Good employees are easy to spot and are true assets to any company they work for. Here are 30 characteristics of a good employee.
The ideal employee for any position regardless of industry will be a passion for the work they do. Passionate employees always arrive on time and bring their best work to the table regardless of the assignment. Motivating them is easy because they largely self motivate. Passionate employees also produce better work than their peers.
This isn’t the same thing you would consider for a product. Marketability for an employee needs you can present them to clients or they can adequately present themselves. Employees are often faces or representatives of their organization or company. So it makes sense that employees that are particularly marketable will be better long-term when your company enter business deals or has public relations press releases.
3. Hard Working
This is a staple characteristic of a good employee. Hard-working employees are the backbone of most economic activity and don’t require you to constantly width them back into shape. Employees that work hard produce better work and are willing to correct their mistakes as soon as they recognize them. It’s no stretch to say that companies and managers with more hard-working employees than lazy employees will achieve greater heights of success, as will the employees themselves.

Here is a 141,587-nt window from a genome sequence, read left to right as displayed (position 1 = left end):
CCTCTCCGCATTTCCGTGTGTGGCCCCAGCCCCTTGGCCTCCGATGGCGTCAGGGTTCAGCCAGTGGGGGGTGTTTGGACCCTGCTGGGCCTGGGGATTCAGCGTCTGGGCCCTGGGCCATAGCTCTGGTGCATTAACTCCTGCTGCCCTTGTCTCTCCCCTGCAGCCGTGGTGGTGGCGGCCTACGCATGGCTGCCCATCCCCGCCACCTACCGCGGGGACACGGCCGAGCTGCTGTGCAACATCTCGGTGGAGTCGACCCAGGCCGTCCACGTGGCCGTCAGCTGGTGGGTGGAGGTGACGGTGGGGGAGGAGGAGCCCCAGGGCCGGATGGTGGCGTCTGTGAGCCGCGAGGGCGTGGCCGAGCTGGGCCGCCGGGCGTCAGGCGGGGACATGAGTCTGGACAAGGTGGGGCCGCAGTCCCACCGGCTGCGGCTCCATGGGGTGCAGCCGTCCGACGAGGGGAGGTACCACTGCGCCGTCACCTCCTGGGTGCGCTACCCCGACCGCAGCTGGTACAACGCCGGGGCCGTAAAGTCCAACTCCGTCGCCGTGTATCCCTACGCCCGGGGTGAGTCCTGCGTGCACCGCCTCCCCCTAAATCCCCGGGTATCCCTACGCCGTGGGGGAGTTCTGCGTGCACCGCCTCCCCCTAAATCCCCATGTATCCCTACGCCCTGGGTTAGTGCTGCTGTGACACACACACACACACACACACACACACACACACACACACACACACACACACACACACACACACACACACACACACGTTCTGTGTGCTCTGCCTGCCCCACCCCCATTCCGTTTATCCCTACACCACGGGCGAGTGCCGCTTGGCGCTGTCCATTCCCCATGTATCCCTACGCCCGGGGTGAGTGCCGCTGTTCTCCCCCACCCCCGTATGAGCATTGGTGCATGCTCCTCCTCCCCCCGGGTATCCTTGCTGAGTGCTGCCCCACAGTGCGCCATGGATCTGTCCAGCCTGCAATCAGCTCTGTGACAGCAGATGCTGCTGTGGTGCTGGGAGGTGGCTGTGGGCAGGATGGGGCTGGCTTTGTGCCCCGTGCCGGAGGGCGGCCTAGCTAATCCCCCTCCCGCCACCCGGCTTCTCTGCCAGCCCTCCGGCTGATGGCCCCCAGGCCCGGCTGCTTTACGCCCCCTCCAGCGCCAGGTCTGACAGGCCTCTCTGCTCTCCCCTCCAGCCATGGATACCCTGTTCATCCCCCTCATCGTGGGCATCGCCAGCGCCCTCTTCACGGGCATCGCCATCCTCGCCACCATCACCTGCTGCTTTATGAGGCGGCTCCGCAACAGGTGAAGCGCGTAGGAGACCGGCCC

Although some employees are surely superstars, employees that are modest and humble are much better than the reverse. It’s one thing to be confident and another thing entirely to be arrogant. Employees that have the right amount of modesty will avoid overestimating their own abilities and will represent their company capably. They’ll also be willing to accept feedback and criticism, which helps both them and you grow as members of an organization.
Related to modesty is confidence. You always want an employee that’s confident in his or her abilities. It can be difficult or tiring for a manager to constantly have to prop up an employee and remind them of their value or skills. Confident employees take initiative and are much better when it comes to trying new things or learning new skills than the opposite. Confidence can sometimes be curated in an employee if they don’t have it already; this is often the case with newer workers.
You’ll definitely want employees that are detail-oriented. Attention to detail is often critical regardless of industry. Although mistakes will always be made, employees who are detail-oriented will be less likely to make them and they probably take more pride in their work. Fewer mistakes to deal with mean happier managers and a better business as a whole.